In the spring of 1908, Martin returned to Sweden. He had contracted tuberculosis and been told by a doctor that a change of climate would be beneficial. Sharing the common belief of the time that alcohol worked as a cure for the disease, Olofsson started drinking on a regular basis again. He was bitter over his fate and increasingly jealous of his wife, whom he suspected of having lovers. It did not take long before he was back in his old pattern of responding to the slightest teasing or provocation with his fists.
With her husband in jail after an unusually severe beating, Betty decided to move the family to a small, nearby town to open a larger store combined with a restaurant. On the surface, the woman with seven children seemed to be doing quite well. The roomy house was nicely furnished. The children were clean and dressed in fine clothes. They even employed a maid. But in reality, the business was failing. Creditors were not being paid with income from the store and restaurant, but with money from new loans in an ever-accelerating spiral of debts. In prison Martin’s tuberculosis got worse, and when he was released in the spring of 1910 he was transferred directly to a hospital. A few weeks before his death in April 1910, he was sent home.
In August 1910 Betty Olofsson’s business finally collapsed and was declared bankrupt. There was a debt of about 17,000 SEK, a substantial amount of money at the time. To put this amount in context, we can compare it to the salary of the richest man in the area, a factory owner, who declared an annual income of about 10,000 SEK; or of the typical farm-hand, who averaged 100 SEK a year on top of his room and board. To make matters worse, it was now discovered that the oldest daughter had also contracted tuberculosis and had to be sent to a sanatorium.
It is hard to imagine a more desperate situation. The Swedish economy was in a slump; Betty was burdened by unpayable debts; she had seven children to take care of, one of whom now had tuberculosis; and there was a well-guarded secret as well--she was pregnant, and her late husband was not the father. Unfortunately, the real father had no intention of marrying her, and with the social conventions in place in Sweden at the time, an illegitimate child on top of all her other misfortunes, would put Betty at the very bottom of society. Towards the end of November 1910, she abruptly left, leaving her children to be looked after by her half-sister, Hilda.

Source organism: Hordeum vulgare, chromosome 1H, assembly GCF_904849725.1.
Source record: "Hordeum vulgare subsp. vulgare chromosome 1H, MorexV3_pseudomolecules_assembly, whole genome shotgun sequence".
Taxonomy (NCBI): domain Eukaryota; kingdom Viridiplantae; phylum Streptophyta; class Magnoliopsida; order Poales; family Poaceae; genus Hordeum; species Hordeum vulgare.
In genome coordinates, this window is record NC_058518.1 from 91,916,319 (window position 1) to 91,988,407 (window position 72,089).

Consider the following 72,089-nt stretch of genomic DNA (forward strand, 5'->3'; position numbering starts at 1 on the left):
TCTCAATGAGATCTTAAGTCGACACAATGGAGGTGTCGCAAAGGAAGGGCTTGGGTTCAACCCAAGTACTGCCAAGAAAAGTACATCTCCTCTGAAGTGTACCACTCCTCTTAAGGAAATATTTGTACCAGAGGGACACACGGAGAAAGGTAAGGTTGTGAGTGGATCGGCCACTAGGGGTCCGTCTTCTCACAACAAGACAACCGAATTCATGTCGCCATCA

In his novel Nasslorna blomma, Harry Martinson describes his mother’s sudden departure as “mother Betty’s inexplicable flight.” Throughout the novel, the author’s alter ego, the young boy Martin, keeps repeating the line “My father is dead and my mother is in California,” emphasizing that loss is one of the central themes of the book.
Exactly what happened to Betty Olofsson after her sudden departure is not fully known, but she seems to have stayed in Goteborg under an assumed name until the end of January 1911, when she gave birth to a second son who was given up for adoption. In the spring of the same year she arrived in Portland, Oregon, where she found work as a maid. She wrote back saying that there were many Swedes in the area, plenty of work, and that she made $40 a month. As soon as she could save up enough money for tickets, she would send for her children. In Sweden, her half-sister lacked the financial means to keep six extra children at her house, and receiving little--if any--help from Betty in Oregon, she was forced to hand over the children to the local authorities. They, in their turn, scattered the children in various foster homes in the parish. Meanwhile, tragedy struck the family again: in May 1911, the oldest girl, Edith, died of tuberculosis.